J.R. Smith will battle Klay Thompson in one of the pivotal matchups within the NBA Finals.
On Thursday night, J.R. Smith steps into the fire. Smith has the distinct misfortune of being the Cavaliers starter most likely to match up with Klay Thompson—an assignment as taxing as any in the league. Its demands begin long before Thompson ever has the ball and do not cease until Thompson leaves the game entirely. Every minute in between is filled with sharp curls, hard cuts, run-outs in transition, and guard-to-guard screens, all blended together so seamlessly that it is essentially impossible to distinguish decoy action from the real thing. Not that such a distinction really matters against a team that reads and reacts as well as the Warriors, which may in itself be the problem.
Fall behind Thompson and he will spring free. Lose focus for a second and he’ll likely catch fire. To guard him is to battle a twinned fatigue, the physical and the mental, until something inevitably gives way. Rarely, these days, is it Thompson.
This will be Smith’s lot through significant stretches of the NBA Finals. He’ll have help from Cleveland’s reserves (Iman Shumpert, first and foremost) and the bigs who will try to contain Thompson as he darts around screens. Nevertheless, many possessions will boil down to Smith’s attention and persistence in pursuit of one of the most deadly scorers of the postseason. More will be asked of him in this series than in any previous, in part because the Cavs are fully aware of all that they lose when Smith isn’t on the floor.
Of all the players to attempt five three-pointers a game or more in this year’s playoffs, Smith has posted the single highest three-point shooting percentage (46.2%). His attempts are a mix of open spot-ups and frantic, desperate leaners—a prescription expressive of what Cleveland needs of its supporting casts. There will always be possessions made easy by LeBron James or Kyrie Irving that Smith will only need to complete. Others will be cramped by lags in initiation or the looming shot clock, leaving players like Smith to manufacture a shot from a virtual standstill. He makes far more of those attempts than a role player should have any right to.
Cleveland has a few alternative rotation players capable of the former, but none comes even remotely close to matching Smith’s faculty for more difficult offense. That kind of skill set will be essential as the Cavs encounter their best defensive opponent yet: a team that can run big or small, slow James with excellent individual defense, and cross-match Thompson to cover Irving and challenge Cleveland’s offense at the point of attack. The Cavs will get theirs, but not without grinding down many possessions as they try to push past an agile, effective defense. Smith’s handful of bailout possessions could be a lifeline.
The value of that kind of quaternary option can be compromised if Smith can’t at least give the Cavs survivable defensive minutes on Thompson. It’s an assignment best not handled by James or Irving and of no sense for any big. Smith would claim the job almost by default, though his defensive success previously in the postseason offers room for relative optimism. Diligence, awareness, and industry are not exactly Smith hallmarks; this is the same man, after all, who had the sense of the moment to punch one opponent, body check another, and elbow a third in the face—all in the raised stakes of playoff competition. His broader record suggests the minutes Smith spends guarding Thompson could prove painful to one of them, neither case much serving the Cavs.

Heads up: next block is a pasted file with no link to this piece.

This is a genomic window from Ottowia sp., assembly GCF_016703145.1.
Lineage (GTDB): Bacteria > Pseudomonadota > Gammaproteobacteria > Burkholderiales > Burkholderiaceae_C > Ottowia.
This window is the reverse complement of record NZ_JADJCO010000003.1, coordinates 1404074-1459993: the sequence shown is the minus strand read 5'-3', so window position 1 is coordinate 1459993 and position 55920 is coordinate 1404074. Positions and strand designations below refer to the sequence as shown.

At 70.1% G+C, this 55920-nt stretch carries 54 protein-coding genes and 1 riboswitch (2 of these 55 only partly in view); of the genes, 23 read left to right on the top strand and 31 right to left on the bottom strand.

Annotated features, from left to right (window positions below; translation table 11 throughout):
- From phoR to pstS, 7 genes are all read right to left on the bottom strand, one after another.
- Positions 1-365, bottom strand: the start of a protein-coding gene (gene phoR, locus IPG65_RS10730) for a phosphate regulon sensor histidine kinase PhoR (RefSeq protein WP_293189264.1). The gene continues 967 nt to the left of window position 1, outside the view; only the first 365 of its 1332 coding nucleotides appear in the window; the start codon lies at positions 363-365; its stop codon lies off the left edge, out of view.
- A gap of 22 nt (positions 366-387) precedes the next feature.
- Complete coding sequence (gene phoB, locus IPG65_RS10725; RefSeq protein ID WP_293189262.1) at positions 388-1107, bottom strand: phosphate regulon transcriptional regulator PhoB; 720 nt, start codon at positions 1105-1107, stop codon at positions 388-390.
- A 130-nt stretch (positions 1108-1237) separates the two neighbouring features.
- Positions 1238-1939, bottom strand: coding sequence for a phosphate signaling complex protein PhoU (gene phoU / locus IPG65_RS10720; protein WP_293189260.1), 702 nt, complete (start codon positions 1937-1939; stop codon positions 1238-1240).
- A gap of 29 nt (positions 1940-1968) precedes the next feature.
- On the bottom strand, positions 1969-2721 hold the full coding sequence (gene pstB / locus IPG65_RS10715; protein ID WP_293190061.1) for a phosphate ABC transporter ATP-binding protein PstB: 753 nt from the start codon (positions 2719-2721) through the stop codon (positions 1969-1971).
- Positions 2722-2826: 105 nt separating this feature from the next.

Yet all hope for Cleveland in this matchup is not lost—not after Smith locked in to track Atlanta’s Kyle Korver throughout the second round. Korver shot just 33.3% from the field (and 27.3% from the three-point line) while Smith was on the floor in their playoff series, per NBA.com. Even more powerful were all the shots that Smith took away by following Korver as closely as he could. Korver holstered shots that would have gone up against lesser coverage or, in some cases, didn’t even receive a pass because Smith was in good defensive position. Just because this isn’t what we had come to expect of Smith doesn’t mean he isn’t capable of it; the same kinds of weird misjudgements and inattention that make Smith a streaky offensive player can make him an up-and-down defender as well.
If the Cavs can get this version of Smith against Thompson, he might hold up respectably in their matchup—reducing the need for rotation changes and making things easier for every other Cavalier on the floor:
If the Cavs get this version of Smith against Thompson, the Warriors’ second-leading scorer will explode for streaks of easy scores in due time:
That was a feasible strategy for Smith (and Shumpert) in last year’s Finals when Timofey Mozgov occupied the middle, though it’s less so when Tristan Thompson, Channing Frye, or Kevin Love might be all that stands between Thompson and the rim. Those three will do fine in spots, but none is as intimidating around the rim as Mozgov; Klay will attempt shots and draw fouls that he might have talked himself out of last year or even in the last round, simply because there isn’t as much to fear around the basket.